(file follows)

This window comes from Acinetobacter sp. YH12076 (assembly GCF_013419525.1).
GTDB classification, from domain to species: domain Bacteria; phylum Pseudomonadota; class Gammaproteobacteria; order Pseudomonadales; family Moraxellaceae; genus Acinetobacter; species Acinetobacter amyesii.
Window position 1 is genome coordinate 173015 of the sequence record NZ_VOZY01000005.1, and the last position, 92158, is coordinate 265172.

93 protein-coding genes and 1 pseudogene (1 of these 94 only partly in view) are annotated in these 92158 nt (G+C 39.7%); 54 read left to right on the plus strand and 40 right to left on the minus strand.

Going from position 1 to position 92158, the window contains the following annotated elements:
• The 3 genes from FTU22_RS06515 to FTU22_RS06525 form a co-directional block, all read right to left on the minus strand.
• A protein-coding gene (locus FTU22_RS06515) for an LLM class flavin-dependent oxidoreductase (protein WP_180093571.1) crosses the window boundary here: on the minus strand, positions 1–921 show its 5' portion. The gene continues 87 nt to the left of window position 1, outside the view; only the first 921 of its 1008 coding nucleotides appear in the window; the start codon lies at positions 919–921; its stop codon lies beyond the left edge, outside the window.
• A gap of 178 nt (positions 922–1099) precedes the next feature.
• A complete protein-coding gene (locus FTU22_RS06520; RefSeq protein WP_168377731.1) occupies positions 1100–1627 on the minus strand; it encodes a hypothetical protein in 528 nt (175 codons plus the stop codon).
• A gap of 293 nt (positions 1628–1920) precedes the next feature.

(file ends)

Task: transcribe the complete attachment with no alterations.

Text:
This window comes from Acinetobacter sp. YH12076 (assembly GCF_013419525.1).
GTDB classification, from domain to species: domain Bacteria; phylum Pseudomonadota; class Gammaproteobacteria; order Pseudomonadales; family Moraxellaceae; genus Acinetobacter; species Acinetobacter amyesii.
Window position 1 is genome coordinate 173015 of the sequence record NZ_VOZY01000005.1, and the last position, 92158, is coordinate 265172.

93 protein-coding genes and 1 pseudogene (1 of these 94 only partly in view) are annotated in these 92158 nt (G+C 39.7%); 54 read left to right on the plus strand and 40 right to left on the minus strand.

Going from position 1 to position 92158, the window contains the following annotated elements:
• The 3 genes from FTU22_RS06515 to FTU22_RS06525 form a co-directional block, all read right to left on the minus strand.
• A protein-coding gene (locus FTU22_RS06515) for an LLM class flavin-dependent oxidoreductase (protein WP_180093571.1) crosses the window boundary here: on the minus strand, positions 1–921 show its 5' portion. The gene continues 87 nt to the left of window position 1, outside the view; only the first 921 of its 1008 coding nucleotides appear in the window; the start codon lies at positions 919–921; its stop codon lies beyond the left edge, outside the window.
• A gap of 178 nt (positions 922–1099) precedes the next feature.
• A complete protein-coding gene (locus FTU22_RS06520; RefSeq protein WP_168377731.1) occupies positions 1100–1627 on the minus strand; it encodes a hypothetical protein in 528 nt (175 codons plus the stop codon).
• A gap of 293 nt (positions 1628–1920) precedes the next feature.